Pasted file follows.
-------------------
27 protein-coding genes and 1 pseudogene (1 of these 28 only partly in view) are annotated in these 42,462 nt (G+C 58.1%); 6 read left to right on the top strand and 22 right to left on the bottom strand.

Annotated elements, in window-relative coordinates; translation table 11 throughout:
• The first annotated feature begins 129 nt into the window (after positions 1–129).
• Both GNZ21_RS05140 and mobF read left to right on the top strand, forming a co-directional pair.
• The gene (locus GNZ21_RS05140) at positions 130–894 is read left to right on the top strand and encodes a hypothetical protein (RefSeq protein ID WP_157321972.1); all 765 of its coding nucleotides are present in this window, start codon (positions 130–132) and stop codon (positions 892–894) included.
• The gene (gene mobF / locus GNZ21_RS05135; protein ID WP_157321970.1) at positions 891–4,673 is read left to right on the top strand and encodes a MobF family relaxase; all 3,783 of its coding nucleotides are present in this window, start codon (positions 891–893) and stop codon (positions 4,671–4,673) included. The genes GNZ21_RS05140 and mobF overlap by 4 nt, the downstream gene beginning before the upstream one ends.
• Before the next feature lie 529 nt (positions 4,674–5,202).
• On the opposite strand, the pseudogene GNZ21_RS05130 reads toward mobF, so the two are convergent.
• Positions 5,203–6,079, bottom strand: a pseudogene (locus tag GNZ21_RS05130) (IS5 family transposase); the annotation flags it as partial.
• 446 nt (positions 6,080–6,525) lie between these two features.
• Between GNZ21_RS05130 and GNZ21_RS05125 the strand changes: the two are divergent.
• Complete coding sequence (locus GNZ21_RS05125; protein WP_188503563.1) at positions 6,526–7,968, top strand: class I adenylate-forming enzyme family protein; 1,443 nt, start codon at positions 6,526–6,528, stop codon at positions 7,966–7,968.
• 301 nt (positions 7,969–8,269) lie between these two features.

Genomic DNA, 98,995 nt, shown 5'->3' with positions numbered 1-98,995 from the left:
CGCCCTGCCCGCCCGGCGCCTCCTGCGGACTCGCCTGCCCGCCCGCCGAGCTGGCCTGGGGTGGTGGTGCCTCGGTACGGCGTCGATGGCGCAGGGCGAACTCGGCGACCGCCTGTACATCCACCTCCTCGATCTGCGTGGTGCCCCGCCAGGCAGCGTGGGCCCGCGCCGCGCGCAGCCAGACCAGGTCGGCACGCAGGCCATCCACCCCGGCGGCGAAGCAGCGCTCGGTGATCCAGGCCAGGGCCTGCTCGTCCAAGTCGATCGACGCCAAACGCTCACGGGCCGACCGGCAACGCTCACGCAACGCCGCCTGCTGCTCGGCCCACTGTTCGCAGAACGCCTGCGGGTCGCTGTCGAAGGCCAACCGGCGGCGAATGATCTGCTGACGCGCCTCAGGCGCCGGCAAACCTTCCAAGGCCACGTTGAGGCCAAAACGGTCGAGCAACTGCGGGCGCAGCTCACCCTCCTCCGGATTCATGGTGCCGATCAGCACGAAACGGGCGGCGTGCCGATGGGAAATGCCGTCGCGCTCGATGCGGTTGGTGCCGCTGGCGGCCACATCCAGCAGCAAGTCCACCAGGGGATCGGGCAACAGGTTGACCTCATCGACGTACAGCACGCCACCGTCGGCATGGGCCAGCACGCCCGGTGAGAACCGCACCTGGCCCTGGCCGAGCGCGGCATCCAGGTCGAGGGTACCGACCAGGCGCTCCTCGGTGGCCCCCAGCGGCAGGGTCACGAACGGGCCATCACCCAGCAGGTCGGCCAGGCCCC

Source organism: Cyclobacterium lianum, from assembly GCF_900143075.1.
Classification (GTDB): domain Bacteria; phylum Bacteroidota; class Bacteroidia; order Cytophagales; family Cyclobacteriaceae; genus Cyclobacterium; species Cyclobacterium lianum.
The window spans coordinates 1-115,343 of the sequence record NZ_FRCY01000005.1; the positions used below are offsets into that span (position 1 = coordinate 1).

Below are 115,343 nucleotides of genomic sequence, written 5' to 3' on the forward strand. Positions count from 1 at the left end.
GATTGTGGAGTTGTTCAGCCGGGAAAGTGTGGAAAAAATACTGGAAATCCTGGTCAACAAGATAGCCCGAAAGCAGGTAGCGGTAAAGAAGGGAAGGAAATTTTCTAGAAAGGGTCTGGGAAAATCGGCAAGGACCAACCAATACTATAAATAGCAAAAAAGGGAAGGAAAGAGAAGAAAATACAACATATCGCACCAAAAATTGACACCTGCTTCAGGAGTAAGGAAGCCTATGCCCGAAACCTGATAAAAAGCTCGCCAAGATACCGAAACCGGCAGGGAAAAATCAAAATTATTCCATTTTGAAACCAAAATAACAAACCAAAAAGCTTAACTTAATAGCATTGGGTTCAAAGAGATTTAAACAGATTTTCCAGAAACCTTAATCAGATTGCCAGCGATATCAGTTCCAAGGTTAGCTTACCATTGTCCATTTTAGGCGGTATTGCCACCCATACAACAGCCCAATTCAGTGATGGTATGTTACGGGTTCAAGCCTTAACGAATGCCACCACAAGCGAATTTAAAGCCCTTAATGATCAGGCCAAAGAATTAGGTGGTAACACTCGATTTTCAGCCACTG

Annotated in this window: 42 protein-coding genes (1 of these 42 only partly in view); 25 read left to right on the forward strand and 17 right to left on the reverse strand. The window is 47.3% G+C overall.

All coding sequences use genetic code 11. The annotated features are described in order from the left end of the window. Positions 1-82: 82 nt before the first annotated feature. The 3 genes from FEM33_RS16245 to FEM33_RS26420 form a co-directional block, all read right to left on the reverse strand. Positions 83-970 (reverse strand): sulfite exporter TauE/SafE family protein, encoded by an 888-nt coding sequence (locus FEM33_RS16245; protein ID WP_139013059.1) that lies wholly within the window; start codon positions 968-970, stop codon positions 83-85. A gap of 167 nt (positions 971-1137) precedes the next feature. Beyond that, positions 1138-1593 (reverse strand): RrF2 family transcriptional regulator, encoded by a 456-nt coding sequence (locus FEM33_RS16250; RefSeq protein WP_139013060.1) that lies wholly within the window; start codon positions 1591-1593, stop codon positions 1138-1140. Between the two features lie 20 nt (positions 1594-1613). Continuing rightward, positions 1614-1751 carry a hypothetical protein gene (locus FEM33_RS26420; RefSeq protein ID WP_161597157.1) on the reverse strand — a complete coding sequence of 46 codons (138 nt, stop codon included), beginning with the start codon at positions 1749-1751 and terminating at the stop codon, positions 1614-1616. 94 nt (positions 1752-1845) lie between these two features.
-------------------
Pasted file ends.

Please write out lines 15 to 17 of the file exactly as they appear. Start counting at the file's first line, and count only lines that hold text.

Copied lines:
CGCCCTGCCCGCCCGGCGCCTCCTGCGGACTCGCCTGCCCGCCCGCCGAGCTGGCCTGGGGTGGTGGTGCCTCGGTACGGCGTCGATGGCGCAGGGCGAACTCGGCGACCGCCTGTACATCCACCTCCTCGATCTGCGTGGTGCCCCGCCAGGCAGCGTGGGCCCGCGCCGCGCGCAGCCAGACCAGGTCGGCACGCAGGCCATCCACCCCGGCGGCGAAGCAGCGCTCGGTGATCCAGGCCAGGGCCTGCTCGTCCAAGTCGATCGACGCCAAACGCTCACGGGCCGACCGGCAACGCTCACGCAACGCCGCCTGCTGCTCGGCCCACTGTTCGCAGAACGCCTGCGGGTCGCTGTCGAAGGCCAACCGGCGGCGAATGATCTGCTGACGCGCCTCAGGCGCCGGCAAACCTTCCAAGGCCACGTTGAGGCCAAAACGGTCGAGCAACTGCGGGCGCAGCTCACCCTCCTCCGGATTCATGGTGCCGATCAGCACGAAACGGGCGGCGTGCCGATGGGAAATGCCGTCGCGCTCGATGCGGTTGGTGCCGCTGGCGGCCACATCCAGCAGCAAGTCCACCAGGGGATCGGGCAACAGGTTGACCTCATCGACGTACAGCACGCCACCGTCGGCATGGGCCAGCACGCCCGGTGAGAACCGCACCTGGCCCTGGCCGAGCGCGGCATCCAGGTCGAGGGTACCGACCAGGCGCTCCTCGGTGGCCCCCAGCGGCAGGGTCACGAACGGGCCATCACCCAGCAGGTCGGCCAGGCCCC

Source organism: Cyclobacterium lianum, from assembly GCF_900143075.1.
Classification (GTDB): domain Bacteria; phylum Bacteroidota; class Bacteroidia; order Cytophagales; family Cyclobacteriaceae; genus Cyclobacterium; species Cyclobacterium lianum.